Guard Against Identity Theft

​Identity theft is one of the top consumer fraud problems. Identity theft occurs when someone obtains and illegally uses another person’s identifying information (such as the person’s name, address, date of birth, Social Security number or driver’s license number) to open credit accounts, get loans, make purchases, establish utility service, etc.

Q: How can I protect myself from identity theft?
A: There is no foolproof way to protect yourself from identify theft, but there are precautions you can take. For example, you should never throw away any mail or personal documents without  tearing them up or shredding them, particularly any credit offers you may receive in the mail. Never carry your Social Security card. Always put it in a safe and secure place, such as a safety deposit box. Never disclose your Social Security number or your phone number to anyone unless you are very certain of how it will be used and who will use it. Consider having a "credit freeze" put on your file by a credit reporting agency. Such an action can lock your credit down so new accounts cannot be opened without your knowledge. Some companies now sell identity theft insurance, and you may want to consider buying it. Finally, monitor your credit record regularly.

Q: How can I monitor my credit record?
A: You are entitled to a free copy of your credit report once each year from each of the three major credit reporting agencies in the United States, and you can get a free copy of your credit report online at or call (877) 322-8228. You can also write, call or click to reach these agencies:
TransUnion: 1-800-680-7289;; Fraud Victim Assistance Division, P.O. Box 6790, Fullerton, CA 92834-6790
Equifax: 1-800-525-6285;; P.O. Box 740241, Atlanta, GA 30374-0241
Experian: 1-888-EXPERIAN (397-3742);; P.O. Box 9554, Allen, TX 75013

Q: What should I do if I become a victim of identity theft?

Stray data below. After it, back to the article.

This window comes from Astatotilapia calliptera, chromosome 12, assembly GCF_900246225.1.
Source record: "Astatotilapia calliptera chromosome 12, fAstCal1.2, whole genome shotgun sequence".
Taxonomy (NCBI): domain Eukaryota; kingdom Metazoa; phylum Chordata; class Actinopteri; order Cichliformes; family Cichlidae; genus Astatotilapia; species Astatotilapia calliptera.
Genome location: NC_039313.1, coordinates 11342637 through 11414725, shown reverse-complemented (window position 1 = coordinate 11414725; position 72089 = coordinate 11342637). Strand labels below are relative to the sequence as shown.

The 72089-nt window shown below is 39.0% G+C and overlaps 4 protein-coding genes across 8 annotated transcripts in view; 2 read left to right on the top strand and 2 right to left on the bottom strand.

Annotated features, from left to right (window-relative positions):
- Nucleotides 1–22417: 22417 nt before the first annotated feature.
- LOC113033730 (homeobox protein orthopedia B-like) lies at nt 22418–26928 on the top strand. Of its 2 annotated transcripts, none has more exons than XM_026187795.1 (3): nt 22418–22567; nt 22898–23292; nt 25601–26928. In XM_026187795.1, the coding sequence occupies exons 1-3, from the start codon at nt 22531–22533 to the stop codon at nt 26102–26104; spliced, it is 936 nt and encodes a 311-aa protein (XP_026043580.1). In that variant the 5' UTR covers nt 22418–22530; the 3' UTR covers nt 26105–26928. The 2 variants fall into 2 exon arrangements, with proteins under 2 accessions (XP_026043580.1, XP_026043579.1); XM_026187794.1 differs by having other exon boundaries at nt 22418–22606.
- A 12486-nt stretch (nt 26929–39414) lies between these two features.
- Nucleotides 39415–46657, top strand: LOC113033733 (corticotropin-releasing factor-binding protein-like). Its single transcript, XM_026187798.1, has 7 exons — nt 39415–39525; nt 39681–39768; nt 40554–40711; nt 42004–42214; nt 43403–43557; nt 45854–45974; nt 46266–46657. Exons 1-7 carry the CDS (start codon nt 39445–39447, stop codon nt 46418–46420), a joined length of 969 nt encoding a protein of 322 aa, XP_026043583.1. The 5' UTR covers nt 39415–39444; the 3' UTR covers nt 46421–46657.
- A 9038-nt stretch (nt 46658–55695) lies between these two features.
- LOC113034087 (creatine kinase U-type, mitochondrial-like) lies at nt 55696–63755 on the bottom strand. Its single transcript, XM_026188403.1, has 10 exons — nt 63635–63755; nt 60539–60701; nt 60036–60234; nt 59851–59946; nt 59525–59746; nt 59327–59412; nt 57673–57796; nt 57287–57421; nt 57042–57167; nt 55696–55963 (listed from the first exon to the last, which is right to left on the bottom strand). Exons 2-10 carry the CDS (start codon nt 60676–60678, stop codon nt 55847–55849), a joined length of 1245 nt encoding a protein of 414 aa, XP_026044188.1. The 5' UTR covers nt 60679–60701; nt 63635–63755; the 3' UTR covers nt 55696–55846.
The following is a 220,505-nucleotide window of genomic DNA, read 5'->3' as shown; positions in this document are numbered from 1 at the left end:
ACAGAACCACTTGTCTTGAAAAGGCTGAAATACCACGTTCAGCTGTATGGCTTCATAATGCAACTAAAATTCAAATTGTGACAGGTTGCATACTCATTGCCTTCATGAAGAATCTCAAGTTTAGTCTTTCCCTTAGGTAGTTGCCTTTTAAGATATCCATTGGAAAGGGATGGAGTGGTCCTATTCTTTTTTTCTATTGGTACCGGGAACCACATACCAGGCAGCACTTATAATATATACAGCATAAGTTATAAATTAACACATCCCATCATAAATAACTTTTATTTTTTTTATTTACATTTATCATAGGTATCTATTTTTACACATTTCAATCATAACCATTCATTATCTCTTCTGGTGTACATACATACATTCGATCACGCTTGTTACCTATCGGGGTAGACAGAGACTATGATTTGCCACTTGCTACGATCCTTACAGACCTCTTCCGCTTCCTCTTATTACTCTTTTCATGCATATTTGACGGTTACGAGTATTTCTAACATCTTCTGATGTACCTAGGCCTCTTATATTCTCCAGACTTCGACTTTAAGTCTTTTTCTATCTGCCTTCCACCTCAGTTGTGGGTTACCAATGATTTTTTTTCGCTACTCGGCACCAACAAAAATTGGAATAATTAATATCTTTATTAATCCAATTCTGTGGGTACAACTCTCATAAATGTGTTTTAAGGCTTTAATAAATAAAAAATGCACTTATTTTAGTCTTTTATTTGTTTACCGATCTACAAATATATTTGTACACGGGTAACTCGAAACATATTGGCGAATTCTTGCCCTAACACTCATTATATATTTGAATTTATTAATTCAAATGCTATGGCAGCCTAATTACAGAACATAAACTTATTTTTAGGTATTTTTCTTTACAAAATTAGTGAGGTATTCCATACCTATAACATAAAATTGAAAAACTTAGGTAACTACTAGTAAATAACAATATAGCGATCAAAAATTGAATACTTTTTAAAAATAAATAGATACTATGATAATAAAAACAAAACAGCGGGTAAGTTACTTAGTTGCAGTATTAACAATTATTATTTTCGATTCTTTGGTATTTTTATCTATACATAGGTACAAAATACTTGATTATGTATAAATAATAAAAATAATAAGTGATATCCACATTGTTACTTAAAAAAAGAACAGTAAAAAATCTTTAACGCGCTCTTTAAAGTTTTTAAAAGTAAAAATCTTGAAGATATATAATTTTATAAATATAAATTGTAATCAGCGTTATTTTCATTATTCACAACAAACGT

A: Unfortunately, you will need to make many phone calls, complete forms and do a lot of footwork. It can take a long time to recover.  You might explore resources available through the Internet. Ffor example, the Federal Trade Commission (FTC) has a "one stop national resource" through that offers information on detecting and defending against identity theft. As soon as you have determined that your identity has been stolen, first put a "fraud alert" on your credit reports and look for any recent, suspicious activity on your credit record and your recent credit card statements. Second, if any of your accounts have been accessed or opened by someone other than you, immediately call the fraud department of each company associated with your accounts and close those accounts. Third, file a complaint with the FTC by calling 1-877-ID-THEFT or by writing to ID Theft, FTC, 600 Pennsylvania Ave., NW, Washington, DC 20580. Fourth, immediately report the identity theft to your local law enforcement office and the Ohio Attorney General's office (​ or call (800) 282-0515).

Q: If I find out who stole my identity, can I take private legal action against that person to recover what I’ve lost?
A: Yes, but private legal action can be difficult. The person who stole your identity may not have much in the way of money or assets, and may even be in another state or country. Even if you win a court judgment against the person, you may not be able to recover what you’ve lost. Sometimes identity thieves are “enabled” by the negligent or sloppy practices of credit companies. Recent cases have allowed damaged or injured consumers to seek legal recourse against such companies, but your recovery is not guaranteed and still may be difficult and limited. You may want to contact your local bar association and ask for a referral to a consumer law attorney near you.

Q: Are there any new laws on the horizon that may help ease this problem?
A: While new laws are being considered regarding services that collect and broker personal information, Congress presently shows no inclination to impose greater duties on the credit industry to ensure accurate reporting of information, or to provide for strong, private legal remedies to hold the credit industry responsible for errors. For the most part, it's up to you to protect yourself.


This "Law You Can Use" consumer legal information column was provided by the Ohio State Bar Association. It was originally prepared by John A. Blaufuss, a Toledo attorney, and updated by Ron Burdge, a Dayton consumer law attorney.

Articles appearing in this column are intended to provide broad, general information about the law. This article is not intended to be legal advice. Before applying this information to a specific legal problem, readers are urged to seek advice from a licensed attorney.



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